Today Republican Senators Olympia Snowe and Susan Collins of Maine and Kay Bailey Hutchinson of Texas told their sistahs to just eat cake. A lone Democrat, Ben Nelson of Nebraska, followed their lead like a bird dog in heat.
All three, who had previously voted for the Lilly Ledbetter Fair Pay Act in 2009, joined the Good Old Boys We-Hate-Women Club to kill the Paycheck Fairness Act.
The Lilly Ledbetter Act removed the barriers blocking workers from seeking compensation from discriminatory pay practices. At the time, Snowe said, “This new law sends a clear message to the American people that this Congress is committed to these core principles and will continue to work in bipartisan fashion to break down the barriers of wage discrimination in our nation."
The Paycheck Fairness Act would have helped end discriminatory pay practices against women by making it easier for them to sue their employers.
"More than 45 years after passage of the Equal Pay Act, the pay gap shockingly persists with women still earning on average 77 cents to every man’s dollar. According to the National Women’s Law Center, 'This persistent pay gap translates to more than $10,000 in lost wages per year for the average female worker.”'The gap is even worse for women of color: African-American women earn 61 cents and Latinas earn 52 cents for every dollar a white non-Hispanic man earns."
Sen. Kirsten Gillibrand (D-N.Y.) called Wednesday's failure of the Senate to end debate on the Paycheck Fairness Act on a 58-41 vote, "outrageous" and "egregious."
"If we care about our country's future and we care about our children we will support fair pay," she said today on MSNBC. "I think it was a partisan vote I think it was egregious and it's just a sorry state of some people in Washington who put politics first and people last."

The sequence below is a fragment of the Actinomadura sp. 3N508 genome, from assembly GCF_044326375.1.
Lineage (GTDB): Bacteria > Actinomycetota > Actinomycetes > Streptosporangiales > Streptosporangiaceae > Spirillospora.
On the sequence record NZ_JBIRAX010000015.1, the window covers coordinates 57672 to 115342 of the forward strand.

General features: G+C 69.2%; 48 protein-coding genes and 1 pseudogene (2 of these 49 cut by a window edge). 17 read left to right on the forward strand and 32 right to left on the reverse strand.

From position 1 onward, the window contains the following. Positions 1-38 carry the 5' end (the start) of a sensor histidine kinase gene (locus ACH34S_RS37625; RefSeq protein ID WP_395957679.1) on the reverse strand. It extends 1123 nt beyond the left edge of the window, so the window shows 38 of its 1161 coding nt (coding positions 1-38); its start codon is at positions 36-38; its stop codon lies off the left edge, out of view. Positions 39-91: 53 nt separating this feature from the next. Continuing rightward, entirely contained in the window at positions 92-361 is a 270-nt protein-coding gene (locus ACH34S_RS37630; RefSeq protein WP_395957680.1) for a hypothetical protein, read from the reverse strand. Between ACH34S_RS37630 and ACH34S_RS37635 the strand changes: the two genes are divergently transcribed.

Think Progress reports, "Unsurprisingly, the U.S. Chamber of Commerce, which has a long record of opposing women’s rights urged Congress to vote against the act, as it did with Lilly Ledbetter in 2009."
The National Association of Manufacturers (NAM) also opposed the bill. Keith Smith, director of Employment and Labor Policy for NAM, said, "Manufacturers are committed to fair pay in the workplace, but it is difficult to imagine a scenario in which this bill would not have led to lower wages and fewer jobs."
The failure of this bill to pass should be a wake-up call to all Republican women everywhere, especially single mothers who are having trouble just eking out a living. It should also be a wake-up call to Democratic women to get active in order to ensure that Republicans can't keep screwing them in the back. Obviously the Grand Old Party is more interested in playing politics than it is in making life just a little easier for the working woman.
In an update, President Obama "put out a strong statement slamming the Senate GOP for blocking the bill: "I am deeply disappointed that a minority of Senators have prevented the Paycheck Fairness Act from finally being brought up for a debate and receiving a vote. This bill passed in the House almost two years ago; today, it had 58 votes to move forward, the support of the majority of Senate, and the support of the majority of Americans. ... But a partisan minority of Senators blocked this commonsense law."